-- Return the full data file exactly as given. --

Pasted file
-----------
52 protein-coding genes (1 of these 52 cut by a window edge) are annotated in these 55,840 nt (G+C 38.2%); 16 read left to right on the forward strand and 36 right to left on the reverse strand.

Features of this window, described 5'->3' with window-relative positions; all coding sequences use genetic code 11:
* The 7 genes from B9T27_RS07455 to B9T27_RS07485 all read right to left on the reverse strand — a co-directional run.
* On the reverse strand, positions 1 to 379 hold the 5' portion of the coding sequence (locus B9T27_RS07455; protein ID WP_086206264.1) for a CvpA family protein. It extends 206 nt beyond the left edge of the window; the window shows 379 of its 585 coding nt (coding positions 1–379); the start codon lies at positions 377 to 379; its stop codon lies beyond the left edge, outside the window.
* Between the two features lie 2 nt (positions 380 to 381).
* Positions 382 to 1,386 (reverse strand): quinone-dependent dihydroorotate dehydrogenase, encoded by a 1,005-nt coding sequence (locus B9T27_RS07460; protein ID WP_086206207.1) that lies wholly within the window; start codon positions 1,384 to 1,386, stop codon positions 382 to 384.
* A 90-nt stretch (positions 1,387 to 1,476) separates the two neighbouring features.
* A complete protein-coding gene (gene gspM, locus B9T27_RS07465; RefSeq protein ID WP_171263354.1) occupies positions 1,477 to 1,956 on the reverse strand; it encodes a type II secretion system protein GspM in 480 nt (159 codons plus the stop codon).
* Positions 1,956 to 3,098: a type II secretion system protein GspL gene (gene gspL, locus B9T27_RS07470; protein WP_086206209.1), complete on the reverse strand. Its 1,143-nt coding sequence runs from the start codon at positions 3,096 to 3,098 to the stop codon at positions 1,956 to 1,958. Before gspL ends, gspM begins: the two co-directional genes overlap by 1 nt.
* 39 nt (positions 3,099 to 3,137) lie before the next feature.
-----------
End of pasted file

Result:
52 protein-coding genes (1 of these 52 cut by a window edge) are annotated in these 55,840 nt (G+C 38.2%); 16 read left to right on the forward strand and 36 right to left on the reverse strand.

Features of this window, described 5'->3' with window-relative positions; all coding sequences use genetic code 11:
* The 7 genes from B9T27_RS07455 to B9T27_RS07485 all read right to left on the reverse strand — a co-directional run.
* On the reverse strand, positions 1 to 379 hold the 5' portion of the coding sequence (locus B9T27_RS07455; protein ID WP_086206264.1) for a CvpA family protein. It extends 206 nt beyond the left edge of the window; the window shows 379 of its 585 coding nt (coding positions 1–379); the start codon lies at positions 377 to 379; its stop codon lies beyond the left edge, outside the window.
* Between the two features lie 2 nt (positions 380 to 381).
* Positions 382 to 1,386 (reverse strand): quinone-dependent dihydroorotate dehydrogenase, encoded by a 1,005-nt coding sequence (locus B9T27_RS07460; protein ID WP_086206207.1) that lies wholly within the window; start codon positions 1,384 to 1,386, stop codon positions 382 to 384.
* A 90-nt stretch (positions 1,387 to 1,476) separates the two neighbouring features.
* A complete protein-coding gene (gene gspM, locus B9T27_RS07465; RefSeq protein ID WP_171263354.1) occupies positions 1,477 to 1,956 on the reverse strand; it encodes a type II secretion system protein GspM in 480 nt (159 codons plus the stop codon).
* Positions 1,956 to 3,098: a type II secretion system protein GspL gene (gene gspL, locus B9T27_RS07470; protein WP_086206209.1), complete on the reverse strand. Its 1,143-nt coding sequence runs from the start codon at positions 3,096 to 3,098 to the stop codon at positions 1,956 to 1,958. Before gspL ends, gspM begins: the two co-directional genes overlap by 1 nt.
* 39 nt (positions 3,099 to 3,137) lie before the next feature.